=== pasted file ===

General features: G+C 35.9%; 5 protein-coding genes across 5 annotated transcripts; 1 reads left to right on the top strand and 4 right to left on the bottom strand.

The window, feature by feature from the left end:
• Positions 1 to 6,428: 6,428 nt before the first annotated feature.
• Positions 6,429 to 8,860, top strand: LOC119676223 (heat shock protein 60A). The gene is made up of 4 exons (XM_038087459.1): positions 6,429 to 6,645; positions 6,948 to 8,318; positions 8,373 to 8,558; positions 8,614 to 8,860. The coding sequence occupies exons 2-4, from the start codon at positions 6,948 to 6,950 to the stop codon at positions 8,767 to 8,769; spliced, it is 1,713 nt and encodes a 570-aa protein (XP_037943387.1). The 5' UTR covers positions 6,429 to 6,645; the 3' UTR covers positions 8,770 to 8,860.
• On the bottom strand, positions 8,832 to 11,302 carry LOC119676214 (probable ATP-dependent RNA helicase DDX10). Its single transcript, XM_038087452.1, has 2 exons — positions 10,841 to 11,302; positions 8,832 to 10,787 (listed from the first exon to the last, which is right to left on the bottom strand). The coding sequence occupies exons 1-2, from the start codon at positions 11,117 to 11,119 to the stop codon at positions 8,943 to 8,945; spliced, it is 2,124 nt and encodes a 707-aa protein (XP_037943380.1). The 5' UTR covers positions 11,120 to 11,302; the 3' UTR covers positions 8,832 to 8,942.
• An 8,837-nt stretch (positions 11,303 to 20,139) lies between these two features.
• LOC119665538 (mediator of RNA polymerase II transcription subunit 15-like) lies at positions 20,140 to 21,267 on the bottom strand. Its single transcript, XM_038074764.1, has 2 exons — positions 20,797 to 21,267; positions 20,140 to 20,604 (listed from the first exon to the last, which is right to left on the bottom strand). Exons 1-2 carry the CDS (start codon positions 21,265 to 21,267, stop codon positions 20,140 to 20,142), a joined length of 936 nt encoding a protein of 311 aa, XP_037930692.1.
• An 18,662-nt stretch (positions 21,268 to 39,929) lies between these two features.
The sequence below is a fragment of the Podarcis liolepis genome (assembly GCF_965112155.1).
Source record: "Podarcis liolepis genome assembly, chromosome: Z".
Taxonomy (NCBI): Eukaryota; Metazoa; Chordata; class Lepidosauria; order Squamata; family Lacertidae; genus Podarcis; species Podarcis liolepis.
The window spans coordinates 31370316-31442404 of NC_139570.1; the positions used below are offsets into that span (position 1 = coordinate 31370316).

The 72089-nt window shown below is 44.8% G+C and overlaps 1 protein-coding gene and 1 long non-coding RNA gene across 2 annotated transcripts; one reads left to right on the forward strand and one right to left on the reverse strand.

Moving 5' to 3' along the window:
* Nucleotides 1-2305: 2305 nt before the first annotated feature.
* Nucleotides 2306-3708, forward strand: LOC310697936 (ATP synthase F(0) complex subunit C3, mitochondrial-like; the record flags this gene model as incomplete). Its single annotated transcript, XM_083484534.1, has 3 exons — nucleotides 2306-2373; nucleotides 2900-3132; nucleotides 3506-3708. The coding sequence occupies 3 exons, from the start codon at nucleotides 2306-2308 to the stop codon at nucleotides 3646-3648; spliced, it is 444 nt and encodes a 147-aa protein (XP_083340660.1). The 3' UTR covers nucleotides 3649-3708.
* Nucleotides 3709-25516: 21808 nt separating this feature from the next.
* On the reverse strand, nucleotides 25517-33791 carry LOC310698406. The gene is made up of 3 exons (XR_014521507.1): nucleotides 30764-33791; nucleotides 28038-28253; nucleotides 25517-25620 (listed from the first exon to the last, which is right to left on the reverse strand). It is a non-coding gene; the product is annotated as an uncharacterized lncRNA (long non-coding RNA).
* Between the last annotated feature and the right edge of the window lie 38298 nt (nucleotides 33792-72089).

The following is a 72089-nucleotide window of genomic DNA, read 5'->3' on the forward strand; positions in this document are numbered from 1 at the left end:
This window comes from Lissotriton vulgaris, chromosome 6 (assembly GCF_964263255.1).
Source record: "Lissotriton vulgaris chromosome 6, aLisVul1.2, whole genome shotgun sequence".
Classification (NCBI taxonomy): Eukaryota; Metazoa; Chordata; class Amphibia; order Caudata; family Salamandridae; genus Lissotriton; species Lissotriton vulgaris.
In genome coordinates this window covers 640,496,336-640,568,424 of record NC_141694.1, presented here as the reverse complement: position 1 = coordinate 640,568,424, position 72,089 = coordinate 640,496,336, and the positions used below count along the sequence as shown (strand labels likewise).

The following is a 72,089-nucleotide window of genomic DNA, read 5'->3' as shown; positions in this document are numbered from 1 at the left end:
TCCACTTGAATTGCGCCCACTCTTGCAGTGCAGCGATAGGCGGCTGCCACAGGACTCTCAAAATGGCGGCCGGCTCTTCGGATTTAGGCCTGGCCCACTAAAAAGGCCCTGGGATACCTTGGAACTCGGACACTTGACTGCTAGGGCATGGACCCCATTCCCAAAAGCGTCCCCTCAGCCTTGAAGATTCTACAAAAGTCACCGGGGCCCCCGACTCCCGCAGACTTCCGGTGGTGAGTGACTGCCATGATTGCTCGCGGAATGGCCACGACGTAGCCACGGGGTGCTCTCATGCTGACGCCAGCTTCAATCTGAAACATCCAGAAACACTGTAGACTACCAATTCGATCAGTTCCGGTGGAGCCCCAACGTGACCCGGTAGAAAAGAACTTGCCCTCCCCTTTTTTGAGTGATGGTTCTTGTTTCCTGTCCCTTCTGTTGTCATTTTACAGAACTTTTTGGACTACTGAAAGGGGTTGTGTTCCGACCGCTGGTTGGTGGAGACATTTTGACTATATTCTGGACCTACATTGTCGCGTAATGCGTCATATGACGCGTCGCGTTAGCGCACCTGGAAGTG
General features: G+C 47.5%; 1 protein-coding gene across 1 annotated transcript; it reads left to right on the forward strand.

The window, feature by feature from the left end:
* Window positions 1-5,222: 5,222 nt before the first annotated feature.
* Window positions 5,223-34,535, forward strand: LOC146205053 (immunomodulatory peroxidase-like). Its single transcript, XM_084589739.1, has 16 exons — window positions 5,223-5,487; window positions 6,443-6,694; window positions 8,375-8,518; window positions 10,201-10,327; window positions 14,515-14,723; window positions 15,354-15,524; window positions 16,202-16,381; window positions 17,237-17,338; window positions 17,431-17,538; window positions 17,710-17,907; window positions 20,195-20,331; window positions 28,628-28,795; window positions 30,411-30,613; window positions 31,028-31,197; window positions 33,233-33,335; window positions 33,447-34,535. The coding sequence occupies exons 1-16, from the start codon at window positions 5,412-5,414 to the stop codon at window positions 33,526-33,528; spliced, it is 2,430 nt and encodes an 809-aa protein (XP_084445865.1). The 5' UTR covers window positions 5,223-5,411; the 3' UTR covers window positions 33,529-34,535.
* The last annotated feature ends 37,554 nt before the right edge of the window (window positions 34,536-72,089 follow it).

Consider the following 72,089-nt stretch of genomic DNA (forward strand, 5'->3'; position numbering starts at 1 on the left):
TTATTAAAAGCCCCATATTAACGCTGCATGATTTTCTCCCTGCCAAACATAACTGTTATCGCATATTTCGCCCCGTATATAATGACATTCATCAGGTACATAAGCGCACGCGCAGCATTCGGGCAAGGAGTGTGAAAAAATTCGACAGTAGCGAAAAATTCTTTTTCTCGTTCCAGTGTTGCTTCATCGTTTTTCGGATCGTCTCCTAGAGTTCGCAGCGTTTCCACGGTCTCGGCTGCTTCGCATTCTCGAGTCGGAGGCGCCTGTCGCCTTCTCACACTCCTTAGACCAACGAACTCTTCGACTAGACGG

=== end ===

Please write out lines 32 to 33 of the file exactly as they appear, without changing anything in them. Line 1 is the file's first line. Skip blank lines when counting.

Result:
Consider the following 72,089-nt stretch of genomic DNA (forward strand, 5'->3'; position numbering starts at 1 on the left):
TTATTAAAAGCCCCATATTAACGCTGCATGATTTTCTCCCTGCCAAACATAACTGTTATCGCATATTTCGCCCCGTATATAATGACATTCATCAGGTACATAAGCGCACGCGCAGCATTCGGGCAAGGAGTGTGAAAAAATTCGACAGTAGCGAAAAATTCTTTTTCTCGTTCCAGTGTTGCTTCATCGTTTTTCGGATCGTCTCCTAGAGTTCGCAGCGTTTCCACGGTCTCGGCTGCTTCGCATTCTCGAGTCGGAGGCGCCTGTCGCCTTCTCACACTCCTTAGACCAACGAACTCTTCGACTAGACGG